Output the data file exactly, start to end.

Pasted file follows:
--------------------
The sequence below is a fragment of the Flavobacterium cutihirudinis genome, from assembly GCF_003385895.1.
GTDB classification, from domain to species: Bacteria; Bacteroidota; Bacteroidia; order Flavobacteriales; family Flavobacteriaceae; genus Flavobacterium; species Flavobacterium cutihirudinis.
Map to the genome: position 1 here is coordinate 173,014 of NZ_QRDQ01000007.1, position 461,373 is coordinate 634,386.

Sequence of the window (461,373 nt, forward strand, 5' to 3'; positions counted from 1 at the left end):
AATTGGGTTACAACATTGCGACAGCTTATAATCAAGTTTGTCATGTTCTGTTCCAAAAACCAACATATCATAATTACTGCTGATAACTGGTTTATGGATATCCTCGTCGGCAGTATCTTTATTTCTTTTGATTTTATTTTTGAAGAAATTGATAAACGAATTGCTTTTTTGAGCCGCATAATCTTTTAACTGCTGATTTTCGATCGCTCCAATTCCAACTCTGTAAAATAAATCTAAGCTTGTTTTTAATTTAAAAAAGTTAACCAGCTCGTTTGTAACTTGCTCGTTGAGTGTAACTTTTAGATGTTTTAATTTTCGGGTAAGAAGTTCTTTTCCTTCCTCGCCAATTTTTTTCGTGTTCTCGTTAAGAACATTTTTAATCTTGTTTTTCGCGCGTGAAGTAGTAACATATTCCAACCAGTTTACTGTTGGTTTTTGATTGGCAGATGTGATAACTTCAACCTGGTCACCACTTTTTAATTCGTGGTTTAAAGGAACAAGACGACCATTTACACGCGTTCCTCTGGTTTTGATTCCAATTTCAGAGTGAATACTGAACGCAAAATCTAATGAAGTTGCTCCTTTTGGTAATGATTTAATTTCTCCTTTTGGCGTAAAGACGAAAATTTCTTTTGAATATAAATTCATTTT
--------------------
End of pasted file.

The sequence below is a fragment of the Flavobacterium cutihirudinis genome, from assembly GCF_003385895.1.
GTDB classification, from domain to species: Bacteria; Bacteroidota; Bacteroidia; order Flavobacteriales; family Flavobacteriaceae; genus Flavobacterium; species Flavobacterium cutihirudinis.
Map to the genome: position 1 here is coordinate 173,014 of NZ_QRDQ01000007.1, position 461,373 is coordinate 634,386.

Sequence of the window (461,373 nt, forward strand, 5' to 3'; positions counted from 1 at the left end):
AATTGGGTTACAACATTGCGACAGCTTATAATCAAGTTTGTCATGTTCTGTTCCAAAAACCAACATATCATAATTACTGCTGATAACTGGTTTATGGATATCCTCGTCGGCAGTATCTTTATTTCTTTTGATTTTATTTTTGAAGAAATTGATAAACGAATTGCTTTTTTGAGCCGCATAATCTTTTAACTGCTGATTTTCGATCGCTCCAATTCCAACTCTGTAAAATAAATCTAAGCTTGTTTTTAATTTAAAAAAGTTAACCAGCTCGTTTGTAACTTGCTCGTTGAGTGTAACTTTTAGATGTTTTAATTTTCGGGTAAGAAGTTCTTTTCCTTCCTCGCCAATTTTTTTCGTGTTCTCGTTAAGAACATTTTTAATCTTGTTTTTCGCGCGTGAAGTAGTAACATATTCCAACCAGTTTACTGTTGGTTTTTGATTGGCAGATGTGATAACTTCAACCTGGTCACCACTTTTTAATTCGTGGTTTAAAGGAACAAGACGACCATTTACACGCGTTCCTCTGGTTTTGATTCCAATTTCAGAGTGAATACTGAACGCAAAATCTAATGAAGTTGCTCCTTTTGGTAATGATTTAATTTCTCCTTTTGGCGTAAAGACGAAAATTTCTTTTGAATATAAATTCATTTT